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Wasteful Buddy ends up a match-winner for Sydney

In the most celebrated game between Hawthorn and Sydney, the 2012 grand final, Lance Franklin’s brilliance had made him influential, but his inaccuracy – 3.4 from eight or nine opportunities - made him a mixed blessing. The uncharitable view was that his errant left boot cost the Hawks the flag.

In Franklin’s first game in red and white against brown and gold, history threatened to repeat. Buddy was brilliant, he was slick and was winning the ball and even holding his marks. He was moving fluently, he was too powerful and quick for the opponents who rotated on him. He was aggressive, bowling over Jordan Lewis from the first bounce.

Unlike Dale Thomas, Buddy had brought his best game to his first encounter with his old team. But he couldn’t finish. Not until it was absolutely necessary. At the 15-minute mark of the second quarter, Franklin won a dubious free on the boundary just outside 50 metres. He played on instantly, ran that distinctive arc and sent a long shot that missed. Again. It was his sixth behind.

 Few players in the game can generate as many shots in the congested game of 2014.

Only Travis Cloke could match Buddy for wasting hard-earned opportunities. Then, a minute or so after half-time, he outmarked Ben Stratton between the point and goal line and botched the banana. That made it 0.7 from seven attempts; none were easy, but he should have nailed a few. 

At this point, we sensed that Franklin had developed some yips. This was seemingly confirmed later in the third quarter, when he again found found space and marked within range. This time, Buddy attempted to lay off a pass to Sam Reid and was intercepted by Taylor Duryea.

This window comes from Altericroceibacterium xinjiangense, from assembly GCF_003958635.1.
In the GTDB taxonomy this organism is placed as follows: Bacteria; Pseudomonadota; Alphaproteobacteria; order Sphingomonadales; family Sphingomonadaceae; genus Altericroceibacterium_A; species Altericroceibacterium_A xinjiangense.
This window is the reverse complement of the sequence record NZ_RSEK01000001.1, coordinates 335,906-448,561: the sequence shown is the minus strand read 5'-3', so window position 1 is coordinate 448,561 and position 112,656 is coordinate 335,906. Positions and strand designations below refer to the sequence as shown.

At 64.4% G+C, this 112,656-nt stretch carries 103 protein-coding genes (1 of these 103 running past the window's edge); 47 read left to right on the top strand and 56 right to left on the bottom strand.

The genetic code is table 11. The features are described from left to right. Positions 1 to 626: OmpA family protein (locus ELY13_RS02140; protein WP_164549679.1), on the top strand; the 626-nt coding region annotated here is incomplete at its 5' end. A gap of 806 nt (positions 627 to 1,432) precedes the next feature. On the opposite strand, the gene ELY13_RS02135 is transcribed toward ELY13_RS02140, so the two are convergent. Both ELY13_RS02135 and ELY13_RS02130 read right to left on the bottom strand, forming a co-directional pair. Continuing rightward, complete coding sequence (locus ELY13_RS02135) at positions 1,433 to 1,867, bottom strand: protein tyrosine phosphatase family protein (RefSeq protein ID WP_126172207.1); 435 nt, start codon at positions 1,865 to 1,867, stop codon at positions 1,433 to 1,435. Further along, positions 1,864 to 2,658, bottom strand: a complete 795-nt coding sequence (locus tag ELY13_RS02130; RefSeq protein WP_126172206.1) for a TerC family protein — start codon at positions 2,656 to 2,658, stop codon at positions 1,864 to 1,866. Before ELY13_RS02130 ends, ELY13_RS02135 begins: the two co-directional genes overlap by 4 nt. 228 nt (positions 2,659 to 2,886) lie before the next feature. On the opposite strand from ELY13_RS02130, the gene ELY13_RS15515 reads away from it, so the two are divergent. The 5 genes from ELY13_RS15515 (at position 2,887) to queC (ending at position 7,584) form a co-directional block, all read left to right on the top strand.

But you also guessed that if Buddy could actually kick a goal, he might kick another. So it proved. When Franklin slotted a tricky shot from 45 metres in the last quarter, he regained a lead that the Swans ought never to have lost.

Then, a few minutes later, Buddy produced one of those freakish goals, the kind that prompted the Swans to take leave of their dollars and senses and hand him a nine-year deal – he was slung in a tackle, yet managed to get boot to ball. He didn’t think. He just did. The Swans had a lead of two kicks.

While Buddy botched his shots and kept the contest close, Kurt Tippett took his chances, in part because he’d played to his Tarzan strengths against a small Hawthorn defence and marked closer to goal. 

Tippett booted four goals in three quarters. Sydney’s new giant attack gave the Hawks grief, but not enough to kill the Hawthorn cockroach. After a terrible first quarter, Hawthorn’s effort to work itself back, regain the ascendancy and then remain in the running was tremendous, given the roll-call of injuries and players absent.

 No Luke Hodge, who withdrew, with hamstring soreness. No Sam Mitchell. Cyril Rioli, too, was out of the game, with an apparent hamstring twang, in the first minute after half-time.

 In their absence, Shaun Burgoyne asserted himself in the third quarter.

To compound the drama, Hawthorn’s other superstar, Jarryd Roughead had bumped ex-teammate Ben McGlynn high, in an early third-quarter collision that will surely see Roughie rubbed out.

 Roughead was beaten for much of the evening, but did slot two goals in the last quarter that were responses to Buddy’s crucial two-goal spurt. Franklin’s first opponent was Josh Gibson, his closest friend from the Hawks.

But Franklin would be matched to others, including Kyle Cheney and Ryan Schoenmakers.

Buddy began the game by charging into the centre square at the opening bounce and bumping – very legitimately – another old mate, Lewis, who sprang instantly to his feet. 

Franklin played his part, but his role should not be overrated. Dan Hannebery and another former Hawk, Josh Kennedy, were really the major architects, and while Buddy had his moments, it was Hannebery’s opening half – particularly a ballistic first term – that put the Swans in a pole position.

Franklin had been wasteful, yet he had elevated himself to something approaching his brown and gold version. On a night when his old team fought and couldn’t overcome the combination of a sluggish start and lost personnel, he finished badly, then finished well. 

And 2.7 in a winning side beats 3.4 in a losing grand final.